Thought Leadership

Multicore systems: heterogenous architectures – untangling the technology and terminology

By Colin Walls

Multicore continues to be a hot topic, as an ever-increasing number of embedded systems are designed with multiple CPUs – most commonly multiple cores on a chip. One of the challenges with understanding multicore is that the term actually covers a number of architectures and approaches to design. This is a topic that I have discussed somewhat before, but the increasing popularity of multicore and additional technology options make it a topic worth revisiting.

Figuring out the terminology is the first challenge …

For many people, the term “multicore” brings to mind the microprocessor chips used in most desktop computers and many tablets etc. These devices contain a number of identical CPU cores, which offer a tremendous amount of computing horsepower and the opportunity to parallelize certain operations. [They are correctly termed “homogeneous multicore”.] Their software architecture is normally Symmetrical Multi-Processing [SMP], which is managed with an appropriate version of the operating system – Windows, Linux or OS X – a single copy of which runs on all the CPUs.

SMP architecture has its uses in the world of embedded systems too, where a lot of computing power needs to be marshaled. Hence, there are SMP versions of a number of real time operating systems, including Nucleus from Mentor Embedded.

The other type of multicore hardware architecture is heterogeneous multicore, where the numerous cores have different architectures. This is particularly interesting to the embedded developer, as different CPU architectures may be particularly well suited to specific applications, enabling the system to be constructed in an optimal fashion. Because the CPU architectures are non-identical, the SMP software architecture is no longer possible and each CPU runs its own operating system [or may not have one at all] – this is termed Asymmetrical Multi-Processing [AMP]. Furthermore, each CPU’s operating system may be different. For example, some CPUs might run an RTOS, like Nucleus, whereas others, which are not required to perform real-time tasks, might run Linux.


There are various other facets of multicore design to think about:

  • The AMP software architecture may also be utilized on a homogeneous multicore design.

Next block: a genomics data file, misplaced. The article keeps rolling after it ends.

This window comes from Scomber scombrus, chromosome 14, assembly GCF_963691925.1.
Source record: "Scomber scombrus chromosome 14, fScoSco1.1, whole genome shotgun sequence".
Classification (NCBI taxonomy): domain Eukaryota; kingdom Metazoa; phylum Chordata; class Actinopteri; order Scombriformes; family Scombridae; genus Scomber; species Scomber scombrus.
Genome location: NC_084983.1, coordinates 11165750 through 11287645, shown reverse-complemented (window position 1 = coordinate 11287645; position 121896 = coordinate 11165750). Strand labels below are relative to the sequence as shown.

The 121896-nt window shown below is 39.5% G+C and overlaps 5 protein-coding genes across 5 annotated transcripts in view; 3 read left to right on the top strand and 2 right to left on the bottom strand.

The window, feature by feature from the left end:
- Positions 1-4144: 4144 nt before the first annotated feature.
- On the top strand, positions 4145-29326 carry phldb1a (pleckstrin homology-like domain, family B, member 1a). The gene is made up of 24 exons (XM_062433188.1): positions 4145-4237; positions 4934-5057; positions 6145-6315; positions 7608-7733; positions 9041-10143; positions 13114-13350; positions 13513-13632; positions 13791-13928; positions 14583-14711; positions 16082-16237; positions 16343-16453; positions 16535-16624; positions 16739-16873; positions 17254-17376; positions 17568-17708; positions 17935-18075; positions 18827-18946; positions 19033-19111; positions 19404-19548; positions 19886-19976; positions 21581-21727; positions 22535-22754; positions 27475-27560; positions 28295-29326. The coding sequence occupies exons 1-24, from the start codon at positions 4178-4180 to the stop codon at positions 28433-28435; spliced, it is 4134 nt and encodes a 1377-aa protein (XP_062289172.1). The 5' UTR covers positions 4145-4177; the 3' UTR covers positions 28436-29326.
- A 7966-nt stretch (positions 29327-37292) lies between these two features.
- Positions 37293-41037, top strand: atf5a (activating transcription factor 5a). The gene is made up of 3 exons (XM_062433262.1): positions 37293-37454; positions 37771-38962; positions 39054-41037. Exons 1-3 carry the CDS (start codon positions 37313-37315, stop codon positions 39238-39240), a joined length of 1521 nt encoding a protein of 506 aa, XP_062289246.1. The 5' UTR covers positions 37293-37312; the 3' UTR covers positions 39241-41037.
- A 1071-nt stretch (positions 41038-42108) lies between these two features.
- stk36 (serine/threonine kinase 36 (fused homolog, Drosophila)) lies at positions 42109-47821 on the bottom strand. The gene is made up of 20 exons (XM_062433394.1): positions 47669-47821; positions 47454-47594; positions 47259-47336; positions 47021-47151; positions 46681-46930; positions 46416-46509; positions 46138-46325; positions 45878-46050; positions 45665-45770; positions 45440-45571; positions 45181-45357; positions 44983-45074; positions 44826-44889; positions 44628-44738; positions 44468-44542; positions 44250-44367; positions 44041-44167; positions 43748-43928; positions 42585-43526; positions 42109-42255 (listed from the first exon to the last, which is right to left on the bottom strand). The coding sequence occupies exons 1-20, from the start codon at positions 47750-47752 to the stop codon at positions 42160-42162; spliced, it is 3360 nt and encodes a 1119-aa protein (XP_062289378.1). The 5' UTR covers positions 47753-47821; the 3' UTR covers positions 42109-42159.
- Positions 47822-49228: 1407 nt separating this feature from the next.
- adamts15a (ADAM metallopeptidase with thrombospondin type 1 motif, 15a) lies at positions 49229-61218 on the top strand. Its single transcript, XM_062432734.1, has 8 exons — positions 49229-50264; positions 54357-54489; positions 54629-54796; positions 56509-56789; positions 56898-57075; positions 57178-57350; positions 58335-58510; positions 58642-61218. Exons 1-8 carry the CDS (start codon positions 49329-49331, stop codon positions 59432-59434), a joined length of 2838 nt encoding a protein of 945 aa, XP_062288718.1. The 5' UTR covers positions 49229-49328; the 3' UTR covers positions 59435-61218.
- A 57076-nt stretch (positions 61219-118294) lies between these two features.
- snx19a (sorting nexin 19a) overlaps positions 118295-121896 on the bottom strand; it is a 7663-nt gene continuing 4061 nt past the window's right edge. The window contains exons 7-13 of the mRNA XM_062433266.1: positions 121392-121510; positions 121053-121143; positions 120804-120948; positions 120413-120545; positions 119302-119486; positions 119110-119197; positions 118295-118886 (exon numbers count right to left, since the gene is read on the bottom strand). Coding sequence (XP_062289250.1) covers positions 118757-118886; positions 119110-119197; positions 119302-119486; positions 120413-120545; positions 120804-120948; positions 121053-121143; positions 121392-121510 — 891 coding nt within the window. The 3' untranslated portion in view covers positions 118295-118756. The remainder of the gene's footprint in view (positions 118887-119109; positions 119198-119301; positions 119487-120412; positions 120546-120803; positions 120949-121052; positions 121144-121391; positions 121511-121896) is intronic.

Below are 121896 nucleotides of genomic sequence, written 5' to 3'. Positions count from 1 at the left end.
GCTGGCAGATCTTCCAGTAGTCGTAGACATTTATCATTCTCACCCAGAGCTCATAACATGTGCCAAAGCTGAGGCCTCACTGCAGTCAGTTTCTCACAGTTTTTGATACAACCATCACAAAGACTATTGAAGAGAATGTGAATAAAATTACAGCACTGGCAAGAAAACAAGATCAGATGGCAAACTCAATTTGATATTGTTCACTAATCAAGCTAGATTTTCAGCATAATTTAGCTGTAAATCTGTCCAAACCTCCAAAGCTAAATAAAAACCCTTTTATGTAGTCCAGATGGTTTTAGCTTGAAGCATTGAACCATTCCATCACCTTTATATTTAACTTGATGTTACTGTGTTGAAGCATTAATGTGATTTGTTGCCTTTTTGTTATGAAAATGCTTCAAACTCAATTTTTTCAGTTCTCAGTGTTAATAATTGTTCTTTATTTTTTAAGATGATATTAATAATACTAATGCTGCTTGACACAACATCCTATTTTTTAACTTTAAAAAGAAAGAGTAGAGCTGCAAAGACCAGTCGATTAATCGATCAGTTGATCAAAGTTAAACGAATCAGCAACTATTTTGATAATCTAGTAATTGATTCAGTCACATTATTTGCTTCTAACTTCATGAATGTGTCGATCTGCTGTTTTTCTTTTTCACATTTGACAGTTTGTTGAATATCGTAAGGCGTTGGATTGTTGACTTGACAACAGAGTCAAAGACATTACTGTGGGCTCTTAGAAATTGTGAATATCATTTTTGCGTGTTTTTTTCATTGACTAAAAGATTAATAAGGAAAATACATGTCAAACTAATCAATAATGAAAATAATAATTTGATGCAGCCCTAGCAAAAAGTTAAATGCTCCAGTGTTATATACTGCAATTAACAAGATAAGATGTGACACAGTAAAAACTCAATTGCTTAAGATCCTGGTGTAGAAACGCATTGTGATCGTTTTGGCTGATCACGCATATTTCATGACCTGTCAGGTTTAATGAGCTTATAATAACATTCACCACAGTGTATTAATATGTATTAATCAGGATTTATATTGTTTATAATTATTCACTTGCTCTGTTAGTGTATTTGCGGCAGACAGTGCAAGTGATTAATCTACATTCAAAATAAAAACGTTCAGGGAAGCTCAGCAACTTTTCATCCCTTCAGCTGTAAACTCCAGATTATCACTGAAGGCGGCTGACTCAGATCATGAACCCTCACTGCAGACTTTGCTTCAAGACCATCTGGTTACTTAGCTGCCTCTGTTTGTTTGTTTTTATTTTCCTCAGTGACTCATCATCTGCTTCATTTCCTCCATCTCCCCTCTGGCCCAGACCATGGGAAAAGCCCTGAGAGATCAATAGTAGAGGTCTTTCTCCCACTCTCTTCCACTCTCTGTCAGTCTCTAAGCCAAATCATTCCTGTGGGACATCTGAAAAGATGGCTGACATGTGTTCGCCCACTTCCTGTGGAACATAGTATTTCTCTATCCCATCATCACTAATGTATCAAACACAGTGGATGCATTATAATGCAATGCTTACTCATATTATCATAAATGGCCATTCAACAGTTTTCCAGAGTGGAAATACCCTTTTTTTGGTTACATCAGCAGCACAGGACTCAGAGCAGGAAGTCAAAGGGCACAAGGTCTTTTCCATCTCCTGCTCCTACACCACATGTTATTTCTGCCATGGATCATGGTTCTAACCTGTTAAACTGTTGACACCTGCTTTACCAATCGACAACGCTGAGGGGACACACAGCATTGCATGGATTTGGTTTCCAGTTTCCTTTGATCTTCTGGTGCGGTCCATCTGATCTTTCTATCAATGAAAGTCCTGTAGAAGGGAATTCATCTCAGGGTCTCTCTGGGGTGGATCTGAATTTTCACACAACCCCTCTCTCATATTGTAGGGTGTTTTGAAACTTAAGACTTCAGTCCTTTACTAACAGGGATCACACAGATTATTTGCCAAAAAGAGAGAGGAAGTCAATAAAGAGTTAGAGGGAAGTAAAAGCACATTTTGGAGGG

• A complex system may run some combination of SMP and AMP; each cluster of CPUs running an SMP operating system looks somewhat like a single CPU, so can be part of an AMP system.
  • With SMP, inter-CPU communication is taken care of by the operating system; with AMP, a suitable mechanism must be selected [VirtIO, rpmsg and MCAPI are possibilities].

With all this complexity, multicore design is very challenging and I think that there are two areas that come top of the list of headaches for the software developer of a multicore embedded system:

  1. Configuration – Getting all the various parts – operating systems [RTOSes and others], inter-core communications, networking etc. – to work together is becoming exponentially more difficult as the number and variability of cores increases. Mentor Embedded’s announcement of an fully integrated solution for heterogeneous multicore should be very welcome.
  2. Debugging – Although software developers are often in denial of the fact, much more time is spent debugging software than coding. Multithreaded code can be challenging to debug, as interactions between the apparently simultaneous threads of execution can result in very subtle bugs. With a multicore design, this kind of problem is exacerbated drastically by the actual simultaneous execution of multliple cores. A developer needs to have a view of the system as a whole, but also be able to zoom in to look at detailed problems. A web seminar is scheduled for 5 August, which looks at this topic. I, for one, look forward to attending. [The session will be available as an archive recording after the event.]


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This article first appeared on the Siemens Digital Industries Software blog at